Tropical Storm Isaias has transitioned into a post-tropical storm as it moved out of the U.S. and into eastern Canada on Aug. 5 and 6. NASA created an animation of nighttime satellite imagery that shows Isaias' track up the U.S. East Coast. In addition, NASA's Aqua satellite provided a view of Isaias' powerful storms over New York and New England.
What is a Post-Tropical Storm?
A Post-Tropical Storm is a generic term for a former tropical cyclone that no longer possesses sufficient tropical characteristics to be considered a tropical cyclone. Former tropical cyclones that have become fully extratropical, subtropical, or remnant lows, make up three classes of post-tropical cyclones. In any case, they no longer possesses sufficient tropical characteristics to be considered a tropical cyclone. However, post-tropical cyclones can continue carrying heavy rains and high winds.
NASA Tracks Isaias at Night
Infrared instruments enable satellites to gather imagery on storms at night because they read temperature. At NASA's Goddard Space Flight Center in Greenbelt, Md. an animation of imagery from the VIIRS instrument aboard NASA-NOAA's Suomi NPP satellite imagery showed the positions of Tropical Storm Isaias from Aug. 2 to Aug. 5 at night as it moved north along the U.S. East Coast.
NASA's Earth Observing System Data and Information System (EOSDIS) Worldview application provides the capability to interactively browse over 700 global, full-resolution satellite imagery layers and then download the underlying data. Many of the available imagery layers are updated within three hours of observation, essentially showing the entire Earth as it looks "right now."
Isaias' Rain Potential Over New York and New England
On Aug. 4 at 1:53 p.m. EDT (1753 UTC) NASA's Aqua satellite analyzed cloud top temperatures in Tropical Storm Isaias using the Atmospheric Infrared Sounder or AIRS instrument. Isaias was centered near Albany, New York at the time of the over pass.
about where the strongest storms are located within a tropical cyclone. The stronger the storms, the higher they extend into the troposphere, and the colder the cloud temperatures. AIRS found coldest cloud top temperatures as cold as or colder than minus 63 degrees Fahrenheit (minus 53 degrees Celsius). NASA research has shown that cloud top temperatures that cold indicate strong storms that have the capability to create heavy rain.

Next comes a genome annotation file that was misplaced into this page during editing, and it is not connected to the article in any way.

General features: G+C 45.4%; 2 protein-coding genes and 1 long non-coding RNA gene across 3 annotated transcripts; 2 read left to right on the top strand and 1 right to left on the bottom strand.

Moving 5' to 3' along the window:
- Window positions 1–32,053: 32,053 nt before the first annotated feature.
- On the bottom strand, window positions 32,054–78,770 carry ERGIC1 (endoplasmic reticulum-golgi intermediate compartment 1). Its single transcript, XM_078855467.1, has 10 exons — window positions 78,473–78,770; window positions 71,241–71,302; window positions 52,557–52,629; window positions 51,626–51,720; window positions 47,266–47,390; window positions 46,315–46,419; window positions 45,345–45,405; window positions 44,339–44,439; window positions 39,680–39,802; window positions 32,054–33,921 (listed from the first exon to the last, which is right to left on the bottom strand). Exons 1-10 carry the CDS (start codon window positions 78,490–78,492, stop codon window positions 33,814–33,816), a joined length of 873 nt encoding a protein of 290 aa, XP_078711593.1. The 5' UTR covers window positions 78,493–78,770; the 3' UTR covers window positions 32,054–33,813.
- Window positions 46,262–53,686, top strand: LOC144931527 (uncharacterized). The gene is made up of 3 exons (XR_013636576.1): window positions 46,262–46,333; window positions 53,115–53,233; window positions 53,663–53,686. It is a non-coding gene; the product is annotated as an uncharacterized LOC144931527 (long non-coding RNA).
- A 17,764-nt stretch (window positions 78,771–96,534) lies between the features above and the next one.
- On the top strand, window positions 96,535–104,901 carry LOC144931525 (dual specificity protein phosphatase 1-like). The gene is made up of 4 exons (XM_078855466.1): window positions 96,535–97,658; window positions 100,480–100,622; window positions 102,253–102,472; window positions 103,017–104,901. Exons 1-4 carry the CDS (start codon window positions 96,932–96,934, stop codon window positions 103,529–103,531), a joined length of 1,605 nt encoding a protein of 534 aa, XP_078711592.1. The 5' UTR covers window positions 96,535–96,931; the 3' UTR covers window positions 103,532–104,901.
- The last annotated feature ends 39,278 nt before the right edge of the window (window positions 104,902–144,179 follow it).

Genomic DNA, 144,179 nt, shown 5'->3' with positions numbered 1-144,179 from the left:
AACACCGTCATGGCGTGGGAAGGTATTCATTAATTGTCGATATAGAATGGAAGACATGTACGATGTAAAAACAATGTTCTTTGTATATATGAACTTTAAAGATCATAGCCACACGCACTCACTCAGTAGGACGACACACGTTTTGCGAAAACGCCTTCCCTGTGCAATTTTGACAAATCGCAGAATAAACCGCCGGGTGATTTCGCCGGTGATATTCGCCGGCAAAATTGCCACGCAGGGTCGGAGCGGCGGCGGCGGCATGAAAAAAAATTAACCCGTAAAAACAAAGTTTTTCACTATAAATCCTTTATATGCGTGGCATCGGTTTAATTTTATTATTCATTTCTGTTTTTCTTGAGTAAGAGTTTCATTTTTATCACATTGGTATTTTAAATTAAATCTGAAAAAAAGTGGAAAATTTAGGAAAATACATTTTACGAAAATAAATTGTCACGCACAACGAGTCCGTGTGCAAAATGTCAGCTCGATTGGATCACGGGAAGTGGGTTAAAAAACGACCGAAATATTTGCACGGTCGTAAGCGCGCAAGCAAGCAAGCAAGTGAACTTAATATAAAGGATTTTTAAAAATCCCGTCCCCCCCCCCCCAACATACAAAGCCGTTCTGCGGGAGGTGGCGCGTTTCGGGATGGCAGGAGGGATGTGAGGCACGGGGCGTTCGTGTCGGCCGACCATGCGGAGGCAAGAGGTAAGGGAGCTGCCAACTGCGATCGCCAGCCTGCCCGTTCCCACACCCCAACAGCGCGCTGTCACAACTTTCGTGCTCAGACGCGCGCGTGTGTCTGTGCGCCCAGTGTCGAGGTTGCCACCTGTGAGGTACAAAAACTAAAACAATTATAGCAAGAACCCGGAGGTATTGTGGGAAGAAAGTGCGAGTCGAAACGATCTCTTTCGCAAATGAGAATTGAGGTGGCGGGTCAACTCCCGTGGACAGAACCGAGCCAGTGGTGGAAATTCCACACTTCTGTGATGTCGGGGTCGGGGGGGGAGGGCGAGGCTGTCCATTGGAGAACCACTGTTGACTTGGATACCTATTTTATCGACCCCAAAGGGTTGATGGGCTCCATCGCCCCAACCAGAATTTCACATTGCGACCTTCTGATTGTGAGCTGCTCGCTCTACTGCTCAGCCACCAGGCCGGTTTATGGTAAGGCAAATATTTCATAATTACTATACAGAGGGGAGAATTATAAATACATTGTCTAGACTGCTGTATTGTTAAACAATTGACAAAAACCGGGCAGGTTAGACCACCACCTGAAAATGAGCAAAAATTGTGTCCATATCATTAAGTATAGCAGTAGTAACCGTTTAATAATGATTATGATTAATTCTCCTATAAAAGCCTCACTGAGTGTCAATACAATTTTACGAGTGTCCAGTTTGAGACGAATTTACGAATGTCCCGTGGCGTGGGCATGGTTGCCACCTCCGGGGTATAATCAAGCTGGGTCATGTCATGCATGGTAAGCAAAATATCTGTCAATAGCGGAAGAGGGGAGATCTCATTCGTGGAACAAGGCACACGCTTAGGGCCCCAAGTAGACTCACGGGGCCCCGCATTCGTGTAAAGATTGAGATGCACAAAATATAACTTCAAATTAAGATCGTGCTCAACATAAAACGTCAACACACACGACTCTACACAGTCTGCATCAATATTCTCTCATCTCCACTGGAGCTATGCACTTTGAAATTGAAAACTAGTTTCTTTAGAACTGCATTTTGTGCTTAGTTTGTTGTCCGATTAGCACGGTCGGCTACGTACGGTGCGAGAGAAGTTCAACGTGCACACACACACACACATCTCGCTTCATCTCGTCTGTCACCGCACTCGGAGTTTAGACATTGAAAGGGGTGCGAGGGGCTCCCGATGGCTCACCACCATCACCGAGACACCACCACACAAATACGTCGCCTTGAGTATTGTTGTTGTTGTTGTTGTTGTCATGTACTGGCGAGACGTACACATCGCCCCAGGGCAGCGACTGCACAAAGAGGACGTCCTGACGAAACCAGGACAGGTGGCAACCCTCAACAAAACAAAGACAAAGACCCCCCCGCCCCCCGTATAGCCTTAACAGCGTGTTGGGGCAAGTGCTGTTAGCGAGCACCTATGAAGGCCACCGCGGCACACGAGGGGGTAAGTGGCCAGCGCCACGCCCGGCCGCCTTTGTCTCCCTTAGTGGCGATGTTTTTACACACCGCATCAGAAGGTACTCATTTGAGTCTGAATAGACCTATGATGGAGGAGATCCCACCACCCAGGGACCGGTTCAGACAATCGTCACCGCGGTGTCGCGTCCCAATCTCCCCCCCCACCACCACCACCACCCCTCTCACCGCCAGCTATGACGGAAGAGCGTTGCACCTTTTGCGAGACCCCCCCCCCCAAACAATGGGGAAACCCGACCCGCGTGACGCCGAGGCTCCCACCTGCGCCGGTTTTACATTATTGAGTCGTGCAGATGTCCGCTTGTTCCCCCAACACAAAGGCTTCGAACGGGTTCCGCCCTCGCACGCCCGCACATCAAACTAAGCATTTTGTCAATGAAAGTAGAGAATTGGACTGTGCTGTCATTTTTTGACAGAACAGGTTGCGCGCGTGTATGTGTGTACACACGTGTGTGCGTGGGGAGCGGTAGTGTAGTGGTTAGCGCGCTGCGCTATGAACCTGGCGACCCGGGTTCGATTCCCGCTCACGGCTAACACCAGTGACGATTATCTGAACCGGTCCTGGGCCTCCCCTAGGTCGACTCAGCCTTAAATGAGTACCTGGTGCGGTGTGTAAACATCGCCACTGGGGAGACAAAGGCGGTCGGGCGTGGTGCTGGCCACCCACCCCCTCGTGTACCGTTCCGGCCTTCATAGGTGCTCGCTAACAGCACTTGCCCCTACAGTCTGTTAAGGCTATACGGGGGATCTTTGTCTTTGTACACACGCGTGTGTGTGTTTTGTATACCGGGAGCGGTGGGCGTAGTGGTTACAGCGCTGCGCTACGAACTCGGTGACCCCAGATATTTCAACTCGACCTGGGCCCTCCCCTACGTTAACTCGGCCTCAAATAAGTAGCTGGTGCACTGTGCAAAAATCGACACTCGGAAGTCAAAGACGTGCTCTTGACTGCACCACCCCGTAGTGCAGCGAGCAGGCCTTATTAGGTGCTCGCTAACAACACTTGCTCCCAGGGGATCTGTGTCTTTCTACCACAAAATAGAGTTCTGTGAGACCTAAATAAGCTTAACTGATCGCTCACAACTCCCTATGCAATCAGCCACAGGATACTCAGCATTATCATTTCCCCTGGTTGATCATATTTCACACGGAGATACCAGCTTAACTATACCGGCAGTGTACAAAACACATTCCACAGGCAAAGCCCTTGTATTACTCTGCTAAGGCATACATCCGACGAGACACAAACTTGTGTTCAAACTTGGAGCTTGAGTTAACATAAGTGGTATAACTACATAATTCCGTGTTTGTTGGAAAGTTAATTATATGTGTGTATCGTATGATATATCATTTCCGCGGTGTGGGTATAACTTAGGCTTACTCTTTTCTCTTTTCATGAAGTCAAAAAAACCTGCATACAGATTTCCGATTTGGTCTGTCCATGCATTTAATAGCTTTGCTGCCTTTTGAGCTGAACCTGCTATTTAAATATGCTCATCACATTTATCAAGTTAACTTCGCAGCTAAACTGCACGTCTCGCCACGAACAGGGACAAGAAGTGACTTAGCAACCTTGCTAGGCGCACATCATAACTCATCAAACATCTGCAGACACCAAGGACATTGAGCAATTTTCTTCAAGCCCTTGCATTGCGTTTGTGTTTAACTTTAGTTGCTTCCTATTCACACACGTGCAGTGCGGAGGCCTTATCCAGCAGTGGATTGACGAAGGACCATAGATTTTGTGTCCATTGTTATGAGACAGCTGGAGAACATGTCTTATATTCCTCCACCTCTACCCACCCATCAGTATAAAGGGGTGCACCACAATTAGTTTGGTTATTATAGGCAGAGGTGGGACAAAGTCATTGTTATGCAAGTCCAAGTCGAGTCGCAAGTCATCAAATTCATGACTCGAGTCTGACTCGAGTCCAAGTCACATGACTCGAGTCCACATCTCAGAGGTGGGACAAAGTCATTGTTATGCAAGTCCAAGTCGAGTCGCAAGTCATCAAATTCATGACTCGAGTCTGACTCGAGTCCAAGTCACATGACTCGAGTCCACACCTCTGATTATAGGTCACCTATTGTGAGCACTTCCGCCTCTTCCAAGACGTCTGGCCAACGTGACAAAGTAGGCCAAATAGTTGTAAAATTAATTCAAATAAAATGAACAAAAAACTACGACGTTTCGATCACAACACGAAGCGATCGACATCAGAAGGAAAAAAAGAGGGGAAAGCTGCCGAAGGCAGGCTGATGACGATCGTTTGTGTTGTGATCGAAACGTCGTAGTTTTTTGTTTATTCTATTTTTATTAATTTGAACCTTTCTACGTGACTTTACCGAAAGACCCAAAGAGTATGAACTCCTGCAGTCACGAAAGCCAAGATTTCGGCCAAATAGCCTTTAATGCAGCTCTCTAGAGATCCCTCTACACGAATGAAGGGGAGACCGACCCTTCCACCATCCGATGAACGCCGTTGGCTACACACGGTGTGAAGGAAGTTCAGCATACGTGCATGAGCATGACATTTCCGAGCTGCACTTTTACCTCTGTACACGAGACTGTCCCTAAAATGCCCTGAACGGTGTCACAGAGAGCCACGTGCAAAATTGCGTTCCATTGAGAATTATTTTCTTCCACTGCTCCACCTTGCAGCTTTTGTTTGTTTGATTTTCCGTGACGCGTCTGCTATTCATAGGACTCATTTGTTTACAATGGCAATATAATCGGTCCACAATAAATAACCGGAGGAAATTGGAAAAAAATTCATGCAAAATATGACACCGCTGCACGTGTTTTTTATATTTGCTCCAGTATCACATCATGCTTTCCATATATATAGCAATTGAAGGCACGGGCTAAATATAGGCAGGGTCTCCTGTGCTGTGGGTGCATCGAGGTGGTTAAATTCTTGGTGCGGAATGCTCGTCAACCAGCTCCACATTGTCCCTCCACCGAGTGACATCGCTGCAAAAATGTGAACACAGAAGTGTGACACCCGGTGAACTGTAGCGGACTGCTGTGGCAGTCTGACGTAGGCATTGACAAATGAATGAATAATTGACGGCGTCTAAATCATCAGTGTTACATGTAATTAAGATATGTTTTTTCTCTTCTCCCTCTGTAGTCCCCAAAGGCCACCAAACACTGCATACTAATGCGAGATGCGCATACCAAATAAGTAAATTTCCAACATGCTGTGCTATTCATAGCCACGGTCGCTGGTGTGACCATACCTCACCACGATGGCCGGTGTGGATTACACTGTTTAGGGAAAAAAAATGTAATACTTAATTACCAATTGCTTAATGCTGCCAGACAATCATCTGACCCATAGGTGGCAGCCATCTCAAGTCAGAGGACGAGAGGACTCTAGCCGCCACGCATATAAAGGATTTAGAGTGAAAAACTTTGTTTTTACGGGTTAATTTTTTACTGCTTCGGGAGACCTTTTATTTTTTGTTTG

That heavy rain potential was included in the National Hurricane Center (NHC) forecast at 5 p.m. EDT, "Heavy rainfall near the path of Isaias, through the Hudson River Valley, is likely to result in flash flooding, particularly through urban areas and the surrounding terrain of the Catskills, Adirondack and Green Mountain Ranges through Tuesday night. Scattered minor to moderate river flooding is likely across portions of the Mid-Atlantic."
Status of Isaias on Aug. 6
At 5 a.m. EDT (0900 UTC) on Aug. 6, the center of Post-Tropical Cyclone Isaias was located near latitude 47.5 degrees north and longitude 71.8 degrees west. That is about 55 miles (90 km) north-northwest of Quebec City, Quebec, Canada. The post-tropical cyclone is moving toward the north-northeast near 28 mph (44 kph), and this general motion is expected with a decrease in forward speed through tonight.
Maximum sustained winds are near 40 mph (65 kph) with higher gusts. Weakening is expected, and the winds are expected to drop below tropical-storm force this morning. Tropical-storm-force winds extend outward up to 140 miles (220 km) to the northeast and east of the center primarily over and near the St. Lawrence River. The estimated minimum central pressure is 1000 millibars.
NHC Forecast for Isaias
The NHC said, "Gale-force winds will continue over and near the St. Lawrence River this morning. Gale-force wind gusts are possible elsewhere over southeastern Quebec today. Rainfall accumulations of 1 to 3 inches are expected along and near the track of Isaias across southern Quebec. The post-tropical cyclone is expected to dissipate over southeastern Canada on Thursday, Aug. 7."
NASA Researches Tropical Cyclones
Hurricanes/tropical cyclones are the most powerful weather events on Earth. NASA's expertise in space and scientific exploration contributes to essential services provided to the American people by other federal agencies, such as hurricane weather forecasting.
For more than five decades, NASA has used the vantage point of space to understand and explore our home planet, improve lives and safeguard our future. NASA brings together technology, science, and unique global Earth observations to provide societal benefits and strengthen our nation. Advancing knowledge of our home planet contributes directly to America's leadership in space and scientific exploration.
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